The next photograph is of the same young boy and girl, posing with a beautiful woman with long, blonde flowing hair, outside in what appears to be a park.
All of the photos are aged, with a brown-orange tint and cracks running along the edges where they had been bent over the years. I flip each one over and read the backs. Versailles 1977, Paris 1977, Versailles 1976, scribbled in the left-hand corners and almost unreadable as the ink has begun to fade. In the next few photos the boy is older, maybe seven or eight, and he’s standing with his arm draped over the shoulder of another boy. München 1981, Berlin 1982. My heart sinks when I realize that all of these photos are of Victor and Niklas and who I believe to be their father and Victor’s mother. The girl must be a sister.
It breaks my heart to know that he carries these around with him like this. It’s further proof that Victor is not emotionless, that deep inside of him is a man who has been hidden from the world, who has been forced to carry around the only memories of his childhood inside a pocket.
It’s proof that he’s human, a lost, emotionally damaged human that I want so desperately to restore.
My head snaps around when I hear footsteps inside the house.
I drop the photos on the bed and grab the 9MM from the bedside table, releasing the magazine into my hand to check that it’s full. I pop it back inside the gun and rush quietly across the room in my bare feet, pushing my back against the wall, and walk alongside it toward the door. I keep the gun fixed at head-level, gripped in both hands, and stop at the door to listen. Nothing. At least, I hear nothing but the damned television that I’m wishing I had never turned on.
I begin to think it could just be Fredrik, but I’m not taking any chances.
With my back still against the wall, I move around the doorframe and step into the hallway when I see that it’s clear. A shadow moves against the terra cotta tile floor at the far end of the hall and I freeze in my steps. I feel my heart drumming in the tips of my fingers, itching to put all of my force on that trigger. I remain still, the back of my neck breaking out in beads of sweat, and I watch the floor for a long moment without allowing myself to blink for fear of missing anymore movement. When I hear the footsteps again, farther away this time, I move stealthily down the length of the hallway on the pads of my feet.
Approaching the end, I stop feet from the corner and take a deep breath into my lungs. I let it out slowly, quietly, and then listen again. The voices of the people on the news carrying on and on about ‘Obamacare’ grates on my nerves as it only helps to drown out any voices or footsteps I might be able to hear, and from which direction they might be coming from.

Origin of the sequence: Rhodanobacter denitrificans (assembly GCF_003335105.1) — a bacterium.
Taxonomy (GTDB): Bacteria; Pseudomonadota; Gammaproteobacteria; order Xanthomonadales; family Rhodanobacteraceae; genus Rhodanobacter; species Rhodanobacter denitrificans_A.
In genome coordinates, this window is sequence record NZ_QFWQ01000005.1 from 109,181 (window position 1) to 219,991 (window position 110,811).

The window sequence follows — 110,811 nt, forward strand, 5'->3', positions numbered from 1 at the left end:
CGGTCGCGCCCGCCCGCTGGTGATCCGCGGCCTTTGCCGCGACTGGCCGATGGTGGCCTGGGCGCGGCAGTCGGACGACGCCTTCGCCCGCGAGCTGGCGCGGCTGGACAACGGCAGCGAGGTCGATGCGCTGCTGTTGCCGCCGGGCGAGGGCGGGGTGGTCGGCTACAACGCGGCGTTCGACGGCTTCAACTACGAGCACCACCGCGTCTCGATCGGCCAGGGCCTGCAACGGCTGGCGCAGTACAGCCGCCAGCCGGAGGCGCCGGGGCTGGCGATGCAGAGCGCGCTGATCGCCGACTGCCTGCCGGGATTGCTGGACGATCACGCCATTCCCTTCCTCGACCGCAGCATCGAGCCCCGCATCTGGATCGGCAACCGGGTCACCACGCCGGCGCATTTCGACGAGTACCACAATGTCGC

Finally, I do hear voices, whispering:
“Check the rooms,” I hear a man say. “She’s probably hiding underneath a bed or inside a closet.”
No, a**hole, I’m waiting for you to come walking down the hallway so I can put a bullet in your face.
A man in a black suit rounds the corner with a gun in his hand and I squeeze a shot off the second he appears at the end of the hall. The shot rings out, vociferous in my ears, and the man falls against the floor, blood spewing from the bullet wound in the side of his neck. He gasps and chokes, trying to cover the wound with both of his hands now covered in blood.
I step around his body, ignoring the unsettling gurgling sounds that he makes and round the corner firing off three more shots. I manage to hit one more man before a white-hot pain sears through the back of my head. As I’m going down, I see the second man that I shot going down with me out ahead. And I see Stephens, standing next to his dead body in all of his tall, brooding glory. My gun is no longer in my hands and I’m so disoriented by whatever just made contact with the back of my head that it takes me a moment to realize I’m lying on the cool floor with my cheek pressed against a crevice in the tile. I reach back to feel my head and there is blood on my fingers when I touch my hair.
Stephens crouches beside me, a menacing grin etching deep lines around his hard mouth. His salt and pepper hair appears darker, his height, taller, the chasm of a dimple in the center of his chin, deeper. He peers down at me, propping both elbows on the tops of his thighs, his big hands hanging freely between them, the right wrist dressed in a thick gold watch. He smells strongly of cologne and cigars.
“You’re a hard girl to find,” Stephens says.
“Go f**k yourself,” I say as casually as if I were telling him how nice the weather is.
Stephens smiles a big, close-lipped smile and it’s the last thing I see before everything goes black.
I slowly stir awake to the sound of something humming low and deep, high above me, accompanied by a fast and constant whooshing sound. My vision is blurred, allowing in only a limited amount of dull gray light which at first bends and distorts as it hits my eyes. The air feels incredibly humid, the back of my shirt and the area between my br**sts and underneath my armpits, soaked to the point that when the strange breeze hits me, it chills me to the bone. My hands are tied behind my back, just like I tied Izel’s hands behind hers when she came for me after I’d escaped in Victor’s car. I think of her briefly, the way she looked at me that day, how her sweaty dark hair was streaked across her face. I imagine I must look like her now, except that my hair is still pulled into a ponytail.